Ugo Foscolo was born on 6 February 1778 in Zante, one of the Ionian islands, from a Venetian father and a Greek mother. After his father's death he moved to Venice, where he participated in the political upheavals of the time, expressing sympathy towards Napoleon, except to regret it bitterly after the Treaty of Campoformio.
He is considered the first great intellectual of the neoclassical age. A natural child of enlightenment, he embodies all the cultural ferments of the world in which he lived. In his work are found all the cultural elements that characterize his contemporary age (Neoclassicism, Enlightenment, Pre-Romanticism).
Having said this, it is certainly not possible to analyze Foscolo's work through an itinerary in which an illuminist phase is distinguished, then a neoclassical phase and finally a pre-romantic phase; we will only find works in which all three of these elements are present together (even in the "Grazie", which seem a cultural regression towards neoclassicism after the "Sepolcri" outbursts).
On a strictly personal level, instead, the native Zakynthos, who defined "the cradle of civilization" remained his ideal home, so much so that he dedicated a beautiful sonnet (the famous "A Zacinto"). For Venice he felt equally intense and, while for the Greek island he was fascinated by the melancholy desire, he considered the Serenissima as a second homeland, in fact the real one, for which, not surprisingly, he allowed himself to be involved in his political destinies. .
In fact, established in 1797 in Venice a democratic government in which he assumed public office, a few months later, following the Treaty of Campoformio with which Napoleon ceded Venice to Austria, he had to flee, sheltering in Milan (subtracted by Napoleon from Austria), where he tightened relationships of affectionate friendship with the Monti and had the opportunity to approach the Parini.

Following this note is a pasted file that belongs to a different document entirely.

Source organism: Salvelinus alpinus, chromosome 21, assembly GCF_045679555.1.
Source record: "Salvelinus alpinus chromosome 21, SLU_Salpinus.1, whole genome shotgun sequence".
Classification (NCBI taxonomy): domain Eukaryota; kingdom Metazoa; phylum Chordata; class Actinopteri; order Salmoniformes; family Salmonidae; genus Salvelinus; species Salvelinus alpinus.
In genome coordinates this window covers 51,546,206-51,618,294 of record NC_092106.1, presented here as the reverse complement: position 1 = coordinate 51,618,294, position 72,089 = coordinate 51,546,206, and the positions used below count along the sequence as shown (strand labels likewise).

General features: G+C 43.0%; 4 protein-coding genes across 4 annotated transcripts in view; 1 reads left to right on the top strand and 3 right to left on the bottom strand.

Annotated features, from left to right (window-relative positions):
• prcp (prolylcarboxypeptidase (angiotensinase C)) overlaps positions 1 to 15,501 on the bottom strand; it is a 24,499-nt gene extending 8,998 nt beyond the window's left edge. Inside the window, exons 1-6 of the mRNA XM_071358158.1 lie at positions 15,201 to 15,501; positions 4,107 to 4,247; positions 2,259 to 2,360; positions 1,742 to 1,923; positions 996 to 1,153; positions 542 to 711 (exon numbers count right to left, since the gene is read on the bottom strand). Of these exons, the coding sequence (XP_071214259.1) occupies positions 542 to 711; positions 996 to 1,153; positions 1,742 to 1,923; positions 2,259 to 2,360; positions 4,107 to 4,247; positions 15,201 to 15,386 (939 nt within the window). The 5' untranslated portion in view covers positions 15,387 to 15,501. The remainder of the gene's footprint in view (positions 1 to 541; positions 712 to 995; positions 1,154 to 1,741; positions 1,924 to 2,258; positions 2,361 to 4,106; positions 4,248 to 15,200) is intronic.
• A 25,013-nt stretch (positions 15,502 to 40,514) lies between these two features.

In Milan he was editor of the "Italian Monitore", but the following year he moved to Bologna, where he served as assistant chancellor of a military court. The following year he left the post to enlist with the rank of lieutenant in the National Guard and, alongside the French, he fought against the Austro-Russians (also being wounded during a battle). Under the command of the French general Massena he participated in the defense of Genoa and when the city was forced to surrender, he followed the Massena in flight.
In 1804 he went to France, for military reasons, and here he had the opportunity to spend two years of relative calm, which he employed largely in passionate loves, including the one with the Englishman Fanny Emerytt from whom his daughter Floriana was born. Back in Italy, he lived between Venice, Milan, Pavia (where he obtained the chair of eloquence at the University), Bologna and again Milan, from where he fled in May 1815 to avoid having to swear loyalty to the Austrians. After a brief stay in Lugano and Zurich, the following year he settled in London, welcomed by the high society. Here he earned enough with the publication of his works, but he squandered everything with his debauchery: he also began the construction of a luxurious villa, which failed to pay despite the help of his daughter Floriana (who, found in London, offered him three thousand pounds ). Pursued by creditors, he also suffered prison, and was then forced to retire in the village of Turnham Green, where he lived his last years in the company of his daughter.